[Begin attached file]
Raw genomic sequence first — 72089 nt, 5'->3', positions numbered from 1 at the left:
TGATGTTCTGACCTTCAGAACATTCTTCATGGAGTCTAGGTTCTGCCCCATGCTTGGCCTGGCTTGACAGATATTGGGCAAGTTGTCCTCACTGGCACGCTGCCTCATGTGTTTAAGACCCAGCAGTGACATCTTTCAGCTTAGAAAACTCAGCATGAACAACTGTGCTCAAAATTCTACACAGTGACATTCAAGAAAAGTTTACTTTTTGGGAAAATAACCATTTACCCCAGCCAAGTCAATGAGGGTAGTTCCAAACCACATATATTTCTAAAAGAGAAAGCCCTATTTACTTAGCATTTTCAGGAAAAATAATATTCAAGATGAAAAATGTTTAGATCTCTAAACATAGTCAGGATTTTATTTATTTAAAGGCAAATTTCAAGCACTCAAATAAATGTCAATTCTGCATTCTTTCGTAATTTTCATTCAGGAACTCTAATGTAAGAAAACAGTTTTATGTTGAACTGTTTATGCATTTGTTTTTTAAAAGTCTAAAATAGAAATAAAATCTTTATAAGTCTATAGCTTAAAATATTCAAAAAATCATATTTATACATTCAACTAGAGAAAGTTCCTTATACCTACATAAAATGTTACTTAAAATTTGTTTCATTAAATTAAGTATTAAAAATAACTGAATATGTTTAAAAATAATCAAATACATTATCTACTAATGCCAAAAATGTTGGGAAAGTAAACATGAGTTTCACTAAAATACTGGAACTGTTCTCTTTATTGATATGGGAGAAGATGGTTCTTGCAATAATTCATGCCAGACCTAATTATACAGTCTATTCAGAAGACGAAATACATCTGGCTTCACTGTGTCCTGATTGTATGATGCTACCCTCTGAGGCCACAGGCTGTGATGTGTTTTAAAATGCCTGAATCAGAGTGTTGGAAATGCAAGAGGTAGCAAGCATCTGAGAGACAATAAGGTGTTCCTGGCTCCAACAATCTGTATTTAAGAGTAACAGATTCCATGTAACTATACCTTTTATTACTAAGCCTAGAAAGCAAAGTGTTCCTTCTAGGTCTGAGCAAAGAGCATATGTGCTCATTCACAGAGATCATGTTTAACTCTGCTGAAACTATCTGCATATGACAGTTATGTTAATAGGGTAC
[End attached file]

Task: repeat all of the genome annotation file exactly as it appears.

Raw genomic sequence first — 72089 nt, 5'->3', positions numbered from 1 at the left:
TGATGTTCTGACCTTCAGAACATTCTTCATGGAGTCTAGGTTCTGCCCCATGCTTGGCCTGGCTTGACAGATATTGGGCAAGTTGTCCTCACTGGCACGCTGCCTCATGTGTTTAAGACCCAGCAGTGACATCTTTCAGCTTAGAAAACTCAGCATGAACAACTGTGCTCAAAATTCTACACAGTGACATTCAAGAAAAGTTTACTTTTTGGGAAAATAACCATTTACCCCAGCCAAGTCAATGAGGGTAGTTCCAAACCACATATATTTCTAAAAGAGAAAGCCCTATTTACTTAGCATTTTCAGGAAAAATAATATTCAAGATGAAAAATGTTTAGATCTCTAAACATAGTCAGGATTTTATTTATTTAAAGGCAAATTTCAAGCACTCAAATAAATGTCAATTCTGCATTCTTTCGTAATTTTCATTCAGGAACTCTAATGTAAGAAAACAGTTTTATGTTGAACTGTTTATGCATTTGTTTTTTAAAAGTCTAAAATAGAAATAAAATCTTTATAAGTCTATAGCTTAAAATATTCAAAAAATCATATTTATACATTCAACTAGAGAAAGTTCCTTATACCTACATAAAATGTTACTTAAAATTTGTTTCATTAAATTAAGTATTAAAAATAACTGAATATGTTTAAAAATAATCAAATACATTATCTACTAATGCCAAAAATGTTGGGAAAGTAAACATGAGTTTCACTAAAATACTGGAACTGTTCTCTTTATTGATATGGGAGAAGATGGTTCTTGCAATAATTCATGCCAGACCTAATTATACAGTCTATTCAGAAGACGAAATACATCTGGCTTCACTGTGTCCTGATTGTATGATGCTACCCTCTGAGGCCACAGGCTGTGATGTGTTTTAAAATGCCTGAATCAGAGTGTTGGAAATGCAAGAGGTAGCAAGCATCTGAGAGACAATAAGGTGTTCCTGGCTCCAACAATCTGTATTTAAGAGTAACAGATTCCATGTAACTATACCTTTTATTACTAAGCCTAGAAAGCAAAGTGTTCCTTCTAGGTCTGAGCAAAGAGCATATGTGCTCATTCACAGAGATCATGTTTAACTCTGCTGAAACTATCTGCATATGACAGTTATGTTAATAGGGTAC